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How to explore Iceland's north coast by sea

Evening Standard logo Evening Standard 14/09/2018 Cynthia Drescher

a sandy beach next to a body of water © Provided by Independent Digital News & Media Limited It’s the middle of summer but the temperature registers just 10 degrees. It’s a sunny, blue-sky day but there’s only one other person outside on deck. Braced against the railing with both camera and jacket hood up, Karl stares straight ahead and says to me, or perhaps to the sea: “It’s so incredible to see this.”

Where is “this,” exactly? We are onboard the M/S Panorama, a Greek-registered, three-masted sailing ship of 24 cabins that’s midway through a week’s voyage with Intrepid Travel. We’re cruising from Reykjavik to Akureyri with stops in the Snæfellsnes Peninsula and Westfjords, and here marks what’s literally the high point of the itinerary: rounding the Hornbjarg Cliffs, a range along the Hornstrandir Nature Reserve coastline that draws the edges of the most remote reaches of Iceland’s north. A couple of miles more and we’d cross the Arctic Circle.

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Karl is one of our Intrepid Travel trip leaders and his name is not, in fact, Karl. Knowing that the English, Australians, Europeans and Americans on board are incapable of the diphthongs and aspirated consonants in his given Icelandic name, “Karl” takes pity on us with this nickname. Our other leader, Jura, hails from Lithuania and moved to Iceland to study the language. She delights in triggering brain somersaults from us with place name pronunciations —“Djúpalónssandur!” “Ísafjarðardjúp!” “Skútustaðahreppur!” — and she issues us little challenges, like learning another way to say “hello” other than simply “hallo.” (“Er eldgos?”/“Is there an eruption?” is a good phrase to have in your back pocket.)

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This isn’t my first visit to Iceland but it’s my first to see it from the sea. The ultra-budget flight deals have been too good to pass up in years past, and a few friends and I had driven hire cars (which cost more than the plane tickets) around the South Coast and the Golden Circle. On those trips we jostled for the best photo spots and sneakily angled or cropped our photos to edit out the scores of others attempting the same, and too frequently dined on £3.50 petrol station hot dogs topped with remoulade and crispy onions.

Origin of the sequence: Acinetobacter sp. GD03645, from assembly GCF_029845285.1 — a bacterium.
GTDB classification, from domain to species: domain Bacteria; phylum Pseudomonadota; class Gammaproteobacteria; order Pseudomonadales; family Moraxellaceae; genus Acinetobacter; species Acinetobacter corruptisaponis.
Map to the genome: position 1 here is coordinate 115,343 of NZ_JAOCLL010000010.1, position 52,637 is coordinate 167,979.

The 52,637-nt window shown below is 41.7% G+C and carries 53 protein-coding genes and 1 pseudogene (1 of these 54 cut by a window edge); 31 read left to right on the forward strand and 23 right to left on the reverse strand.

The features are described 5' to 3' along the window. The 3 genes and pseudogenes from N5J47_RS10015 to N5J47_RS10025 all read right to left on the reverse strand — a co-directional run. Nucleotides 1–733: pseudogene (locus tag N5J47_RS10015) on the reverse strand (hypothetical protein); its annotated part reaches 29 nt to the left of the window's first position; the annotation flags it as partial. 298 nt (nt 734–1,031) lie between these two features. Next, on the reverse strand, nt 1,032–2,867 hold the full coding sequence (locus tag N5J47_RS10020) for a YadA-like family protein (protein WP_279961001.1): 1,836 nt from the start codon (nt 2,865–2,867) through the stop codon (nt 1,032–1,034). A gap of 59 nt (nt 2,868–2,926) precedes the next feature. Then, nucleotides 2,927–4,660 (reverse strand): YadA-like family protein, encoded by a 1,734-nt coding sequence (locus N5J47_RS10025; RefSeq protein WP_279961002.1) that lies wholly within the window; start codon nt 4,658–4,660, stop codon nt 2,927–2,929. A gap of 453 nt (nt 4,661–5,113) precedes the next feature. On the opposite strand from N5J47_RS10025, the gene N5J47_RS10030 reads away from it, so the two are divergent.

This approach may sound familiar to other tourists to Iceland but where I’m at now, sailing far from the Iceland that has been popularised by Instagram, yields scenery that’s far more worthy of a million “likes”.

Karl and I are soon joined at the rail by more of the ship’s 40 passengers: it’s cocktail hour and they’ve been inside at the bar, toasting our voyage and this extraordinary opportunity to visit, in comfort and under sail for only a week, the far-flung and least visited (though arguably most beautiful) destinations in Iceland.

a body of water with a mountain in the background: Iceland-by-drone.jpg © Provided by Independent Digital News & Media Limited Iceland-by-drone.jpg You see, the land routes around the Westfjords are challenging at best and inexistent at worst — the 40-year-old car ferry Baldur, which crosses from the Snæfellsnes Peninsula to the Westfjords and thus shortens the drive by half, broke down for weeks last year. However, on Panorama, we have it almost too easy. Days are open for adventure – such as spotting hundreds of puffins and seals at the Látrabjarg cliffs, running barefoot in the surf on the pristine, golden-red sands of Rauðisandur beach, and knocking back Brennivín schnapps with creatives who uprooted their urban lives to open a co-working art café (husid-workshop.com) and revitalised an industrial fishing community. At night sleep comes quickly with the surprisingly gentle rocking of the North Atlantic.

From Reykjavik we sailed overnight to Grundarfjörður on the Snæfellsnes Peninsula, home to Kirkjufell, the country’s most-photographed mountain, and the Arnarstapi hiking trail across volcanic rifts and basalt cliffs. Over the week’s voyage we also call at Patreksfjörður, Ísafjörður and Þingeyri in the Westfjords before ending at Siglufjörður and Akureyri on the northern coast.

a boat is docked next to a body of water: Iceland-sunset.jpg © Provided by Independent Digital News & Media Limited Iceland-sunset.jpg High-volume cruise ports these are not; other than the busy harbours of Reykjavik and Akureyri, which both see cruise ship traffic in the summer, our quay neighbours in the Westfjords are limited to local kayaks and small fleets of brightly painted fishing ships named after Vikings. Despite it being the busiest week of Iceland’s peak season, the Westfjords car parks at tourist sites are small and mostly empty — if there is a car park at all.

The end of the voyage brings us down the Eyjafjörður, Iceland’s longest fjord, to Akureyri, and we’re back out on deck casually watching whales spout and breach when Karl and Jura teach us another Icelandic term: “Íslandsvinir”. The word literally translates to “friend of Iceland”, and it’s used to describe travellers who visit the country more than once. With just this voyage we qualify as Íslandsvinir (the plural), however. Both by sailing Iceland and by visiting the Westfjords, we’ve accomplished what others may take several visits to do, or never do at all. And through it all, Karl’s statement of awe becomes a refrain in my thoughts: “It’s so incredible to see this.”

Details: Iceland

Intrepid offers two seven-night “Cruising Iceland” itineraries sailing on the Panorama in 2019 — “The Icelandic” in June and September, from £2,165pp, and the “Westman Islands to Westfjords” tour in July and August, from £2,935pp.

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